Tag: farmers

Panzerotti with vegetables and ricotta (or farmer’s) – Italian cuisine reinvented by Gordon Ramsay

Panzerotti with vegetables and ricotta (or farmer's)



Rustic atmosphere a gogo! A great street food classic takes a trip to the garden for a colorful vegetable filling, ricotta on the side…

Recipe against asthenia! Well, the farmer’s panzerotti in the strict sense get this great credit thanks to the presence of brewer’s yeast which, in addition to guaranteeing a doubling of the volume of the initial mixture, brings with it contents of high biological value. Proteins, B vitamins with functions revitalizing And an inexhaustible source of mineral salts rich in trace elements such as phosphorus, magnesium, potassium, iron, calcium, sulfur and selenium.



Influencer farmers and digital agriculture – Italian cuisine reinvented by Gordon Ramsay

Influencer farmers and digital agriculture


Influencer farmers who prune branches and plant turnips, digital shepherds who milk the goats. Influencers who show off luxurious homes and seemingly glossy lives spent without working have lost their appeal. While content creators who live in the countryside and in the mountains gain more and more popularity, they get their hands dirty and talk about ancient knowledge that we have forgotten in the cities.

The break between city and countryside

Since the nineteenth century and with industrialization, millions of Italians have escaped poverty. From isolation to small urban centres, from the countryside to the cities, from the South to the North, from Italy to the Americas, millions of people moved house and this was a global phenomenon which at different times affected Europe and then the rest of the world. From a rural society we became an industrial economy in the space of a few decades, and then evolved into the tertiary sector. At the beginning of the twentieth century, agricultural workers still represented 60%, today they are around 1 million. In Italy there are 62 million of us, and 51 live in urban areas. We are Marcovaldo’s army, citizens in spite of themselves who have forgotten what nature is and who risk picking “mushrooms, real mushrooms, which were sprouting right in the heart of the city” from a flowerbed. Poisonous. We have lost contact with the rhythms of the seasons, wild animals, the woods, but also with agriculture, so much so that we look at the hills of the Langhe vineyards or tidy fields of sunflowers and call it Nature. We know a lot – almost everything – about how the food we eat is produced and what happens in a tomato field or on a dairy farm. The cheese arrives in the city ready, portioned, the vegetables in boxes, the fruit selected and polished. And so it becomes increasingly difficult to give a value to the food we eat, learning how it is made and how we want to invest our money.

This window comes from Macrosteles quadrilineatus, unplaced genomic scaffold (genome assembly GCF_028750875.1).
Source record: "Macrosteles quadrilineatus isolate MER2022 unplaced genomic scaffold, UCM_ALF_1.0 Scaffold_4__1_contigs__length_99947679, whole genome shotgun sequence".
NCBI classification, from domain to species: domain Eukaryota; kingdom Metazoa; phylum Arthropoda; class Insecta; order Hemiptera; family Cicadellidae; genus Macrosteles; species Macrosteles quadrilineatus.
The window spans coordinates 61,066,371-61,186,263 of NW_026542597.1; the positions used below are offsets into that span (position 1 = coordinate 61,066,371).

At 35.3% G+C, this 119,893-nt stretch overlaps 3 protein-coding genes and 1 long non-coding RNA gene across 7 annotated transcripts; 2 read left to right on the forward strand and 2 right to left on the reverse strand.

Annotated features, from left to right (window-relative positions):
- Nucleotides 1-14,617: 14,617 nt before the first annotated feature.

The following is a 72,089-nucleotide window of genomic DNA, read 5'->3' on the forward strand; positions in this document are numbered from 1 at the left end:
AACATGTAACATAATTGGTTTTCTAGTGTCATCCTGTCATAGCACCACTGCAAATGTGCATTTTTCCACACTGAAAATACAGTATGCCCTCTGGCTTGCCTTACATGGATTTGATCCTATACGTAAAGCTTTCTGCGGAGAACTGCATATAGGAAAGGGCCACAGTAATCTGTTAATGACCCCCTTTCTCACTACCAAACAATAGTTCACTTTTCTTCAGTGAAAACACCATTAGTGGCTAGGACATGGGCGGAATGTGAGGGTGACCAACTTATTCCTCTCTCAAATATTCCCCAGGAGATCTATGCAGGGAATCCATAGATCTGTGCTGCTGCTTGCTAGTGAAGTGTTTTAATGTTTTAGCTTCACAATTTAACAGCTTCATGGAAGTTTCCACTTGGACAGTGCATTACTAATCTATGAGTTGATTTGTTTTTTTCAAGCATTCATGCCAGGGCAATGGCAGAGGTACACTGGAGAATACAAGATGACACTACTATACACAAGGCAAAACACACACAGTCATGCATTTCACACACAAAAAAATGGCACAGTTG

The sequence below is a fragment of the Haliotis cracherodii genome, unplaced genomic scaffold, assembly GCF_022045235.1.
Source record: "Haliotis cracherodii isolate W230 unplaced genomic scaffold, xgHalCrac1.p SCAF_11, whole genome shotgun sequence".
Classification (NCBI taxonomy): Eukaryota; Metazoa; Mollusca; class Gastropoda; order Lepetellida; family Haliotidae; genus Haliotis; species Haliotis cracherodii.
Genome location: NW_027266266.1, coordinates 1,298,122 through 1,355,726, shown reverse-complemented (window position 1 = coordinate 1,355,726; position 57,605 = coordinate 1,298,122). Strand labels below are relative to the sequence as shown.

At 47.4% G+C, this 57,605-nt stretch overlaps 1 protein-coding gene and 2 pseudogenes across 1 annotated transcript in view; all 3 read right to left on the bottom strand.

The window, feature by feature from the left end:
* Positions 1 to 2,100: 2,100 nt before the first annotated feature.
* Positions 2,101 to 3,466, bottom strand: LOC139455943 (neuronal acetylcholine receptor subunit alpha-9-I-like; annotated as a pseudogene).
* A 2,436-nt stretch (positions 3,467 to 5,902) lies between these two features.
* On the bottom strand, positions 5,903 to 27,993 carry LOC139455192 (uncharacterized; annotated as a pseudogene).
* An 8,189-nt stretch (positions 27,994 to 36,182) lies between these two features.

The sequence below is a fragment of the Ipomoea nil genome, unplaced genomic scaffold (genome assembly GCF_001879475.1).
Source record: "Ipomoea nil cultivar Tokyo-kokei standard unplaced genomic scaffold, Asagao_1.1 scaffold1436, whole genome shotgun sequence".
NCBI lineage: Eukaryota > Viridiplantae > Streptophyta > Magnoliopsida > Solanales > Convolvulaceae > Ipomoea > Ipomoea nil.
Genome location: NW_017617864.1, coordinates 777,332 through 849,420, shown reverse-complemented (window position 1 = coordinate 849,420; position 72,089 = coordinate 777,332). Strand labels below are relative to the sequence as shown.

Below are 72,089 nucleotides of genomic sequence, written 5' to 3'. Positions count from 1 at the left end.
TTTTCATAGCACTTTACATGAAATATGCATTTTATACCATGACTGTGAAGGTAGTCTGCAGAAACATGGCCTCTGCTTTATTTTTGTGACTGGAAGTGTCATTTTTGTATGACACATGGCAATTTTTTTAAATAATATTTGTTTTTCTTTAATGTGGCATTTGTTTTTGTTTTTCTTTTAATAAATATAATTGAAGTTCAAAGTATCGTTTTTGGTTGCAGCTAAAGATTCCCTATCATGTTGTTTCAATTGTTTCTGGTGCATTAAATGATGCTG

A not very bucolic countryside

From the city, the campaign appears bucolic as in advertising, as in the memories of grandparents of bygone eras, or as frightening as a journalistic investigation on Reports. But thanks to the media, a new movement of peasant influencers, farmers, shepherds and cheesemakers is coming forward who have decided to use social networks and not only to stay and know what is happening “downstream”, but to tell their own story. first-person reality. Waking up at dawn, milking the cows, spending the summer in the pasture, sowing, fishing, harvesting. It is a flourishing of “old” professions that have found a new way to tell their story and enhance themselves. Ultimately, it is not clear why make-up and skincare enthusiasts can spend hours applying make-up on TikTok and a boy of the same age could not use Instagram to talk about a sheep transhumance, bringing their peers closer to a reality that, statistically, is unlikely they know.

A path (also) to economic sustainability

Digital communication through the use of social media is part of our lives, whatever work we do, but it is also clear that in addition to the desire to talk about ourselves, the use of tools such as social networks is a way to advertise, to raise awareness its services, but also to give added value to a sector that needs it to be economically sustainable. To escape the logic of intensive agriculture and livestock farming, truly understanding the work behind a wheel of cheese or a radicchio from the garden. Of course, the cross-section of these new influencers does not tell of the vast majority of what we find on the supermarket shelves, but of small realities, which perhaps we should stop calling excellence and which instead we should consider a new standard of life for them, for us of consumption.

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